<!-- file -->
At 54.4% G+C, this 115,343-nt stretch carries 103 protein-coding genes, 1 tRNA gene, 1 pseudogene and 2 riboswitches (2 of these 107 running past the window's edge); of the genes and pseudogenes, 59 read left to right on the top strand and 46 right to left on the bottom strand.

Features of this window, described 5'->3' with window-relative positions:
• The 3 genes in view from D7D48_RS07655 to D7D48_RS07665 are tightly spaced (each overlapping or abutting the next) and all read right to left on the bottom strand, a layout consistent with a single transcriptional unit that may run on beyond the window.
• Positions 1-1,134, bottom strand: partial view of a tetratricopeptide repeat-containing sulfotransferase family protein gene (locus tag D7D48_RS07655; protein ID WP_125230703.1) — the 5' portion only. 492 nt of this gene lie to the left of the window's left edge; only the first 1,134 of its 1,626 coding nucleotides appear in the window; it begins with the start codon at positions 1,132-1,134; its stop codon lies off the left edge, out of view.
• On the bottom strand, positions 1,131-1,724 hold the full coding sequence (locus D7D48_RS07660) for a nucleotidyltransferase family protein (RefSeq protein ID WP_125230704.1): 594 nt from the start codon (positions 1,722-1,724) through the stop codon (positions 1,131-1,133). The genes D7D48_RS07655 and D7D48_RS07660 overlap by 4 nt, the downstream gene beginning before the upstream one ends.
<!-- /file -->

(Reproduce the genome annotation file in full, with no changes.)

At 54.4% G+C, this 115,343-nt stretch carries 103 protein-coding genes, 1 tRNA gene, 1 pseudogene and 2 riboswitches (2 of these 107 running past the window's edge); of the genes and pseudogenes, 59 read left to right on the top strand and 46 right to left on the bottom strand.

Features of this window, described 5'->3' with window-relative positions:
• The 3 genes in view from D7D48_RS07655 to D7D48_RS07665 are tightly spaced (each overlapping or abutting the next) and all read right to left on the bottom strand, a layout consistent with a single transcriptional unit that may run on beyond the window.
• Positions 1-1,134, bottom strand: partial view of a tetratricopeptide repeat-containing sulfotransferase family protein gene (locus tag D7D48_RS07655; protein ID WP_125230703.1) — the 5' portion only. 492 nt of this gene lie to the left of the window's left edge; only the first 1,134 of its 1,626 coding nucleotides appear in the window; it begins with the start codon at positions 1,132-1,134; its stop codon lies off the left edge, out of view.
• On the bottom strand, positions 1,131-1,724 hold the full coding sequence (locus D7D48_RS07660) for a nucleotidyltransferase family protein (RefSeq protein ID WP_125230704.1): 594 nt from the start codon (positions 1,722-1,724) through the stop codon (positions 1,131-1,133). The genes D7D48_RS07655 and D7D48_RS07660 overlap by 4 nt, the downstream gene beginning before the upstream one ends.